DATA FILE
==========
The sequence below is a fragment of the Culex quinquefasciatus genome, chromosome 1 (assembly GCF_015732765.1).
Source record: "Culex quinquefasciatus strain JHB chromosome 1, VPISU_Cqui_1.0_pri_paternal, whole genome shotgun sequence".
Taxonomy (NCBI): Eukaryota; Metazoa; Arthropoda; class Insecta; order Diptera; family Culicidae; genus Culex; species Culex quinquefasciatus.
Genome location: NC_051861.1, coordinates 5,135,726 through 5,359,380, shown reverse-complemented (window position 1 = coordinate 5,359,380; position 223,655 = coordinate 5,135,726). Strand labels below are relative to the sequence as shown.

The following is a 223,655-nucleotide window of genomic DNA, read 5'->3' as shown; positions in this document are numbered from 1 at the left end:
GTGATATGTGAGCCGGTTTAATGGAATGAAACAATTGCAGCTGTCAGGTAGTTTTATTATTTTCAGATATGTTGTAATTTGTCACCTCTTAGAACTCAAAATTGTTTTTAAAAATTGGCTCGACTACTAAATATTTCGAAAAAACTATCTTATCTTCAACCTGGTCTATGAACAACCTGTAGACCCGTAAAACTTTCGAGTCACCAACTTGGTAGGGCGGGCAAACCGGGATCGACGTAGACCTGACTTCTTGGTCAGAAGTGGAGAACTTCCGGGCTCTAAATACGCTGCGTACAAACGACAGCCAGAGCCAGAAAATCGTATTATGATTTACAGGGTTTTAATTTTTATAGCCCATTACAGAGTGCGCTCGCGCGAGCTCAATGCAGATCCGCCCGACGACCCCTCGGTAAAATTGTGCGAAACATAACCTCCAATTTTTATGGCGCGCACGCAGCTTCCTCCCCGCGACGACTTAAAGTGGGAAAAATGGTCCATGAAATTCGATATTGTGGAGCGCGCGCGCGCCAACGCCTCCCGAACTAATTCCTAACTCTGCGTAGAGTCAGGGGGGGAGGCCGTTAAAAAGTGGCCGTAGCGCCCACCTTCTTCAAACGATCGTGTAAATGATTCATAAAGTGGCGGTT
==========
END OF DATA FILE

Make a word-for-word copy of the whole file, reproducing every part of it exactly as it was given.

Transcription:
The sequence below is a fragment of the Culex quinquefasciatus genome, chromosome 1 (assembly GCF_015732765.1).
Source record: "Culex quinquefasciatus strain JHB chromosome 1, VPISU_Cqui_1.0_pri_paternal, whole genome shotgun sequence".
Taxonomy (NCBI): Eukaryota; Metazoa; Arthropoda; class Insecta; order Diptera; family Culicidae; genus Culex; species Culex quinquefasciatus.
Genome location: NC_051861.1, coordinates 5,135,726 through 5,359,380, shown reverse-complemented (window position 1 = coordinate 5,359,380; position 223,655 = coordinate 5,135,726). Strand labels below are relative to the sequence as shown.

The following is a 223,655-nucleotide window of genomic DNA, read 5'->3' as shown; positions in this document are numbered from 1 at the left end:
GTGATATGTGAGCCGGTTTAATGGAATGAAACAATTGCAGCTGTCAGGTAGTTTTATTATTTTCAGATATGTTGTAATTTGTCACCTCTTAGAACTCAAAATTGTTTTTAAAAATTGGCTCGACTACTAAATATTTCGAAAAAACTATCTTATCTTCAACCTGGTCTATGAACAACCTGTAGACCCGTAAAACTTTCGAGTCACCAACTTGGTAGGGCGGGCAAACCGGGATCGACGTAGACCTGACTTCTTGGTCAGAAGTGGAGAACTTCCGGGCTCTAAATACGCTGCGTACAAACGACAGCCAGAGCCAGAAAATCGTATTATGATTTACAGGGTTTTAATTTTTATAGCCCATTACAGAGTGCGCTCGCGCGAGCTCAATGCAGATCCGCCCGACGACCCCTCGGTAAAATTGTGCGAAACATAACCTCCAATTTTTATGGCGCGCACGCAGCTTCCTCCCCGCGACGACTTAAAGTGGGAAAAATGGTCCATGAAATTCGATATTGTGGAGCGCGCGCGCGCCAACGCCTCCCGAACTAATTCCTAACTCTGCGTAGAGTCAGGGGGGGAGGCCGTTAAAAAGTGGCCGTAGCGCCCACCTTCTTCAAACGATCGTGTAAATGATTCATAAAGTGGCGGTT